Sea turtle conservation, Costa Rica

Latin American Sea Turtles (LAST) Costa Rica is part of WIDECAST’S Latin American programme to ensure the survival of Latin American sea turtles and their habitats through research, conservation, outreach, education, capacity building and, above all, human commitment.
 
Hatchlings.  Image Widecast
Hatchlings. Image Widecast

Nominated by...

Sponsored by...

The Project

Pacuare Beach, northern Costa Rica, is an important nesting site for Leatherback and Green turtles, and also visited by rare Hawksbill turtles, listed by the IUCN as ‘in danger’ or ‘in critical danger’ of extinction. 400-700 turtle nests a year are registered on this beach. The main threats for turtles and nests are unsustainable fishing practices, exploitation by humans for food, beach erosion, habitat loss and pollution. Pacuare is a remote area, only accessible by boat and home to a small community. This project will:
- Involve and train members of the local community as well as international volunteers and scientists to carry out beach patrols, operate an egg incubation hatchery, monitor nests, collect and evaluate data during nesting, tag females and stay one step ahead of poachers
- Replant 1,000 trees and organise beach cleans to improve the turtles’ habitat
- Produce educational material about sea turtles and their conservation for locals and tourists
- Involve at least 250 school children in environmental outreach programmes

 
Sea turtle.  Image Widecast.
Sea turtle. Image Widecast.

The Update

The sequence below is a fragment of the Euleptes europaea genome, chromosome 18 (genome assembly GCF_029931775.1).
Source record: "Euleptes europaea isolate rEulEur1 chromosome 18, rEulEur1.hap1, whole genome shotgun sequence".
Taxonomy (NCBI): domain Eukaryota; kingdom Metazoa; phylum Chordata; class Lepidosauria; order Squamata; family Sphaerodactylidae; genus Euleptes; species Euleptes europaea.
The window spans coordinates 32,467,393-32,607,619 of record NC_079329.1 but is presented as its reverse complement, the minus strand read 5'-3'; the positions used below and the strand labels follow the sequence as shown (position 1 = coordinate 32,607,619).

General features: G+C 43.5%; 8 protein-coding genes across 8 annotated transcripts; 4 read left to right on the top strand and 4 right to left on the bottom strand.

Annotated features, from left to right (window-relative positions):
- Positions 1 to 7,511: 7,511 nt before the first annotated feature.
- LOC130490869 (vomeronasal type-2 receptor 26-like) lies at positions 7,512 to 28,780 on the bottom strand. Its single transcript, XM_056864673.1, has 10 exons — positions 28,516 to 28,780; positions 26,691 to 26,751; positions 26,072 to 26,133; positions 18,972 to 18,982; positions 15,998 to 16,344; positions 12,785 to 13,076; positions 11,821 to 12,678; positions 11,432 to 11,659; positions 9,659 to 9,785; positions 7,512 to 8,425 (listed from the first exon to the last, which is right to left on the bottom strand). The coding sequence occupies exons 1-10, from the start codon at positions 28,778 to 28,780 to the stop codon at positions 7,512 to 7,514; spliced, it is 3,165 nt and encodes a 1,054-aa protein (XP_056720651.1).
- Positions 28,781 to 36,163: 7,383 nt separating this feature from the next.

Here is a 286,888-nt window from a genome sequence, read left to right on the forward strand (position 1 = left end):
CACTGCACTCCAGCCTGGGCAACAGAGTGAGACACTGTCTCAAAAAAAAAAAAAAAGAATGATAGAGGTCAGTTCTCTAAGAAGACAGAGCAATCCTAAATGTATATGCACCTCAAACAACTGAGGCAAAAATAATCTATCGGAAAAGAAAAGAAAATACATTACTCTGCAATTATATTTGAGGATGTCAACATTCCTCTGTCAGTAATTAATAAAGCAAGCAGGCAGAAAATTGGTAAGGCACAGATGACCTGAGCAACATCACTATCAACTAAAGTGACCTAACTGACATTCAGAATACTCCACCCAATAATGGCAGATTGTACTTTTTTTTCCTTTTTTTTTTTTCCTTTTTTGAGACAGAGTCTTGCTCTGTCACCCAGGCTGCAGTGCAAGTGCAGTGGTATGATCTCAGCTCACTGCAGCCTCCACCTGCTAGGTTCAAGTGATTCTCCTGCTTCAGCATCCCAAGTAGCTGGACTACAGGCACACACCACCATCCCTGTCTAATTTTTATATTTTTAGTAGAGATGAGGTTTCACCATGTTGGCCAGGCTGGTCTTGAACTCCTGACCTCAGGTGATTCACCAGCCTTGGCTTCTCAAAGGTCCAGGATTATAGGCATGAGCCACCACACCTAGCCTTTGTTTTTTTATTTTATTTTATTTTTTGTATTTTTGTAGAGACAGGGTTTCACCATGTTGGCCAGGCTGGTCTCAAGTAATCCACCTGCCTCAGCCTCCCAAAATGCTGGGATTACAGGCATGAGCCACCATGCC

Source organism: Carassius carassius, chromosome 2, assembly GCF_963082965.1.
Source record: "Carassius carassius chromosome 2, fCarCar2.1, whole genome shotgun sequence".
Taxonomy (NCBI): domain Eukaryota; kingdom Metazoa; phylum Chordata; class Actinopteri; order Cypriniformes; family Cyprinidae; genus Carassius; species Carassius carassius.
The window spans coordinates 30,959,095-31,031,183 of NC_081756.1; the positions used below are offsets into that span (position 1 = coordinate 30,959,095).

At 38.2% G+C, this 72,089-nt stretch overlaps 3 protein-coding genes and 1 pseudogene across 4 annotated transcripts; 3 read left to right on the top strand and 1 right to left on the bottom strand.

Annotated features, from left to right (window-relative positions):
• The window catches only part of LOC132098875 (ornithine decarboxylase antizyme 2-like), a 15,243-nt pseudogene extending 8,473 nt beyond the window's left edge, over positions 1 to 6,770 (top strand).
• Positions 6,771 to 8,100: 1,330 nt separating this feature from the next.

LAST reported good progress in their interim report in October 2014. Nightly patrols are carried out to deter poaching of sea turtles and their nests on Pacuare Beach. Because both green and hawksbill turtles are killed for their meat, all turtles encountered are guarded and ensured a safe return to the ocean. 85 turtles were tagged and data recorded on their biometrics and nesting activities. In total, 146 leatherback, 19 green and 18 hawksbill turtles nests have been encountered and, due to the risk of being poached, all nests were relocated to a hatchery where they are monitored 24 hours a day, or relocated to safe locations on the beach. So far, 80 nests were relocated to the hatchery. Temperatures of nests in the hatchery are being monitored in order to address the issue of rising temperatures and changes in hatchling sex ratios which are a product of global warming. 60 leatherback nests have hatched so far this season with an average of 55% hatching success, together with 8 hawksbill (93% success), and 7 green turtle nests (75% success rate) meaning that they expect 10,655 turtles to be released from all species.
Members of the local community have been involved in training on turtle protection and biology, as well as in making turtle friendly jewellry. These training sessions provide people with alternative sources of income to encourage them to stop poaching turtles, and to instead protect the turtles.
So far 124 children from local schools have participated in beach cleans, hatchling releases and tree planting, all designed to benefit the turtles directly and to raise awareness and education of these important creatures.

return to projects
If you are an individual who loves the great outdoors and would like to support our projects, please click the donate button below.
We are hugely grateful for the support of the European Outdoor Conservation Association, without whose support we could never have realised such an ambitious project.
Hugo Tagholm, Surfers Against Sewage